AK

Right.

JJ

I think there’s a lot of different ways to envision this institution and what it can be. I definitely want us to keep giving space to artists that are making some of the more challenging and engaging work of our time and also continue to work on dissolving the divide between publics and institutions.

TN

I really like that phrasing because I think it leads into another question that we’ve been asking people: Who do you consider to be your audience and is that the same thing as your community? I wonder now, with the shift to Downtown Los Angeles, if your audience has also shifted with the move, or whether you see new audiences?

JJ

I think we’re still getting our old audience—people that knew the old Santa Monica Museum and people that have been supportive of the transition, but we’re also attracting different audiences now given our location and proximity to other museums and galleries that are cropping up downtown in the so-called “Arts District.” We are capturing people that are curious as to what we are and what we’re doing. We’re also getting, through various partnerships and initiatives, different people who have not ordinarily had cause to come to a museum. There’s some occasional programming for children and parents at nighttime that’s bilingual, and we’re getting different types of audiences that way. We also have the Monday for School program with the elementary school that’s down the street from us.

The demographics that we’re attracting are definitely changing and expanding and diversifying, especially now that more and more attention is being paid to Los Angeles as a first-rate art city, which it’s always been, regardless of the new attention and art fairs and whatnot. It’s always been a very important city and it’s changing. There are people that have been in the city for years. Students are coming here to take advantage of all of the fantastic art schools and there are people who are also just interested for fun. We’re firing on all cylinders, but we’re always looking to expand our reach.

AK

You mentioned that some of your programs are bilingual. Are your labels bilingual?

JJ

Yes. Our wall didactics are bilingual and we also produce supplemental packets that translate all of our extended label material into Spanish.

AK

Was that a change from the Santa Monica Museum?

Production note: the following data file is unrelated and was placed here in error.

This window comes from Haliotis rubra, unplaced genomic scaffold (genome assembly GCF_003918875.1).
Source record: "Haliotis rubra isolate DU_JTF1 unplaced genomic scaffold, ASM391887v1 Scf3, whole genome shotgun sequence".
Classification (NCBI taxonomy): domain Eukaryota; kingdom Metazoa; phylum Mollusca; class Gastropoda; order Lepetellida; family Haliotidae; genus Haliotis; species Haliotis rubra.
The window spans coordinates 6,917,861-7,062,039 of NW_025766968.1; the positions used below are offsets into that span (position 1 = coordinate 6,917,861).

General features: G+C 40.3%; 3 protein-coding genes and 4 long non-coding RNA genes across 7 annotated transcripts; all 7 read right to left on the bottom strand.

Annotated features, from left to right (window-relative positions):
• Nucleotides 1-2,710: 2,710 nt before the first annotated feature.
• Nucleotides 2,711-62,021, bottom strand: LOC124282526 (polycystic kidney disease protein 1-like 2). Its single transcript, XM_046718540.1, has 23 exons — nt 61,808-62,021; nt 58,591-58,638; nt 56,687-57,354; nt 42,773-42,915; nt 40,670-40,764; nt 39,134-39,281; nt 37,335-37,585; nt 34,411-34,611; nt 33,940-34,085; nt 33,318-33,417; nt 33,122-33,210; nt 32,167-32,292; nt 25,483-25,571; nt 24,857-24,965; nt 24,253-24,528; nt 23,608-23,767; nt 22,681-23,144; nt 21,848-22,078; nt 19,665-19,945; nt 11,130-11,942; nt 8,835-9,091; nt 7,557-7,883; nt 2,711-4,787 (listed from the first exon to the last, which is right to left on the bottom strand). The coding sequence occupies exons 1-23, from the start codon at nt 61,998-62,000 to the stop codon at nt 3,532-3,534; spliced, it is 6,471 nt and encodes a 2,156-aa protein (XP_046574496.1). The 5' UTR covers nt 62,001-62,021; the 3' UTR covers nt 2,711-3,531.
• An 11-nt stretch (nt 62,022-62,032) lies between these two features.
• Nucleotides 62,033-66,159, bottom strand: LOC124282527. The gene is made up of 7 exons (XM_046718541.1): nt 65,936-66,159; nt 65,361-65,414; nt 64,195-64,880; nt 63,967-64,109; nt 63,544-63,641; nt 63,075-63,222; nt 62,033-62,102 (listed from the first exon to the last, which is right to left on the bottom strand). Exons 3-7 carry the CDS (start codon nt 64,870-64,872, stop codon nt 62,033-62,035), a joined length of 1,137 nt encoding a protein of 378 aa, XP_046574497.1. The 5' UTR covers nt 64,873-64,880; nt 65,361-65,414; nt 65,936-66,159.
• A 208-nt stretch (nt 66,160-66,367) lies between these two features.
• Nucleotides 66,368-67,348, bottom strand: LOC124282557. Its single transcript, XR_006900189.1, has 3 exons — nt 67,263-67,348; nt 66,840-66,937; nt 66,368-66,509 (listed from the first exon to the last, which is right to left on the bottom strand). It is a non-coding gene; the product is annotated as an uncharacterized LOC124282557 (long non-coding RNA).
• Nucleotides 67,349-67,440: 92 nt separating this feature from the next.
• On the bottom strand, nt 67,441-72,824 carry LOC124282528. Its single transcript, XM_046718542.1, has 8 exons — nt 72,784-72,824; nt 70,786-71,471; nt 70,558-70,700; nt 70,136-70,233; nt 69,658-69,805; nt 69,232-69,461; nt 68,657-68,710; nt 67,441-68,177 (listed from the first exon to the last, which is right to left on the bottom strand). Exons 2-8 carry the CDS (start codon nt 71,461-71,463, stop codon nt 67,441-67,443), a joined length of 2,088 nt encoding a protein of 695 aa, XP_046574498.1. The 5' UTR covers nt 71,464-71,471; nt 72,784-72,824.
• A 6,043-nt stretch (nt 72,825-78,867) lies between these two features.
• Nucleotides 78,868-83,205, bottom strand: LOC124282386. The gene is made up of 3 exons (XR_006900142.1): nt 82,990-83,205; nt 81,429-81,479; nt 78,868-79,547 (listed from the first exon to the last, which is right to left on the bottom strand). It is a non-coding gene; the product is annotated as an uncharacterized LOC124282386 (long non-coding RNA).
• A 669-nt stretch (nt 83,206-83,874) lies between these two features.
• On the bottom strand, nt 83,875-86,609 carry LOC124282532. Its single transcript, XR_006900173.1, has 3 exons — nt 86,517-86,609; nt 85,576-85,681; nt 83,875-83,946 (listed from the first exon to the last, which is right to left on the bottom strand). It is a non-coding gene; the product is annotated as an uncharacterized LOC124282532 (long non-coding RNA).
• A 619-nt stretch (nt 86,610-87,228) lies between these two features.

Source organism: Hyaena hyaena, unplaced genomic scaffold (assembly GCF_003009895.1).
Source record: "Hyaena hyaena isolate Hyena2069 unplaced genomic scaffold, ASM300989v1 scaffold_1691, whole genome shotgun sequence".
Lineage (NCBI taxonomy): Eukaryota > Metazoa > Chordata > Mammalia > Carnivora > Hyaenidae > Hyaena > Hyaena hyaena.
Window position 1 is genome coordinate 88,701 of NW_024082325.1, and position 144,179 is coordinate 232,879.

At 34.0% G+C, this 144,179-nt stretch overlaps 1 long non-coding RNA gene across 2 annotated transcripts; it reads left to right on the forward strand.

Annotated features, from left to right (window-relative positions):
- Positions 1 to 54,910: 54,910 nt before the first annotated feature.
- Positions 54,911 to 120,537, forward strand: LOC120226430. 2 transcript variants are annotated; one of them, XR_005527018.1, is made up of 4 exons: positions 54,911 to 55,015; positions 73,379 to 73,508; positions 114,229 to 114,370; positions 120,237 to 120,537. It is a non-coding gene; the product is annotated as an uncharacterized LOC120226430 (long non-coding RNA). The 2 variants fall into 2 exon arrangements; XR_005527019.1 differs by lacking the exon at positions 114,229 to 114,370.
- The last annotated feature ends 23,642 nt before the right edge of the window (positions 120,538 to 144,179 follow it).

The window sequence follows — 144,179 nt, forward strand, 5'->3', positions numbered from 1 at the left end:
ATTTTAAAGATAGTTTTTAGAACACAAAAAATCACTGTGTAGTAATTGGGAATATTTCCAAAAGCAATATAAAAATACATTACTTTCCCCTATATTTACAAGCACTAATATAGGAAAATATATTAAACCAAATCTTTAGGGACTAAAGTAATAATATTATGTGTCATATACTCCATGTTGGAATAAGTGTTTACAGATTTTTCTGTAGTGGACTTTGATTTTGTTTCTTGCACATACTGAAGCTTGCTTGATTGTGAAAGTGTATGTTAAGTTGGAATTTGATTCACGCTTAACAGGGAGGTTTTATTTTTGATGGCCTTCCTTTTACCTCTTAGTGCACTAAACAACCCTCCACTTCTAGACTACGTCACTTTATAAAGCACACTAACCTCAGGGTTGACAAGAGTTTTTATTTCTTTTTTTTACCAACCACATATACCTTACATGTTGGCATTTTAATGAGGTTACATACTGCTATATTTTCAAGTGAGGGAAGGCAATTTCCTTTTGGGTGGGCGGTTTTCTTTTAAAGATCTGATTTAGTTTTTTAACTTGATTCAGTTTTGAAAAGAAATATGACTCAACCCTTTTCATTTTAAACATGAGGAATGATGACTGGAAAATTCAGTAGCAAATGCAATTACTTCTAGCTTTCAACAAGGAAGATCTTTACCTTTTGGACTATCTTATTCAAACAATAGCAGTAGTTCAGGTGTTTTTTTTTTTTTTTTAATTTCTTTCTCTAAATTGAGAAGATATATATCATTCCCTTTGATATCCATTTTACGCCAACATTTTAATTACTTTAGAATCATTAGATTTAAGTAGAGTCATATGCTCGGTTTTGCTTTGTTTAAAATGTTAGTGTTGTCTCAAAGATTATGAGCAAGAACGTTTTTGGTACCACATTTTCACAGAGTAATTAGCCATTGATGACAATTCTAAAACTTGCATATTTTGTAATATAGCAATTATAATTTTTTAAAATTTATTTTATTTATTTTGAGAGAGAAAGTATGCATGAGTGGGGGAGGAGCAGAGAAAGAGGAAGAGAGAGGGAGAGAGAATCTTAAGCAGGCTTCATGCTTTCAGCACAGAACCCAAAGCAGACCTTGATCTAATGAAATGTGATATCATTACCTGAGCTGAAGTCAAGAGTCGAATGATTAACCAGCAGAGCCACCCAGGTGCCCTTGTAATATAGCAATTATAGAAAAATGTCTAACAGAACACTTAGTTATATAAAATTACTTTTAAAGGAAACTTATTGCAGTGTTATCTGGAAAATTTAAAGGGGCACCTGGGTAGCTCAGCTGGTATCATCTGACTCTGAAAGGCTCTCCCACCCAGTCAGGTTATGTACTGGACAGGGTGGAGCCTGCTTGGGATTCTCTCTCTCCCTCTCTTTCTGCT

JJ

Yes, as far as I know, there was not a use of bilingual didactic materials. It was a decision that was made after the galleries and museums here participated in Pacific Standard Time: LA/LA, which focused on Latin America and its relationship to Los Angeles. People translated things for that, and I really wanted to see us continue with that and not have it be a one-time basis, but really have it be embedded in what we’re doing, to signal that we want to talk to as many different audiences as possible.

AK

That also brings up questions of accessibility, in its widest inflection, and I’d love to hear you talk a little bit about how that’s thought through in the experience of coming to ICA LA.

JJ

The bilingual labels are something that we sought to do internally. Of course, there are many different languages that are used within Los Angeles, and we’d like to feature them all, but translation’s not inexpensive, so that’s something that we’re sensitive to. There’s been interest in the education program with translation and there’s been a couple of programs where we’ve had American Sign Language translation. It’s all a work in progress at this point—we’re trying to be as accessible as possible, both in person and as much as we can online.

AK

Can you locate us a little bit in terms of where the ICA LA physically is? What neighborhood is it in and what building do you occupy. What was the ICA building before?

JJ

The ICA building, prior to us moving in, was a clothing warehouse. The company manufactured clothing for pre-teens, and they actually moved to a larger facility in Vernon that better met their needs. We’re on 7th Street in Downtown Los Angeles—we’re not in the Arts District or Boyle Heights, but in an industrial area with a lot of warehouses and manufacturing and cold storage. We’re directly across from the Greyhound Station, which is an interesting landmark to be near because it’s a place where people travel in and out of Los Angeles. There are a number of businesses that are moving to this area and luxury housing—we’re in the midst of a rapidly changing landscape.

AK

Does ICA own the building or do you rent?

JJ

It’s something that we’re working on. Currently we rent.

AK

I can imagine that becoming an issue down the line as the neighborhood changes around you.

JJ

Yes.

AK

In the ICA’s new incarnation, and with the search for a new director, you’re in a moment of possibility. I’m wondering what some of your frustrations might be and also about what you’re looking forward to within the institution.

JJ

I think the primary thing—and I think it’s something that organizations of our size are always grappling with—is the access to resources in order to support the ambitious work that we’re doing and getting the public and supporters to understand the necessity of different ways of operating the institution and different ways of supporting artists.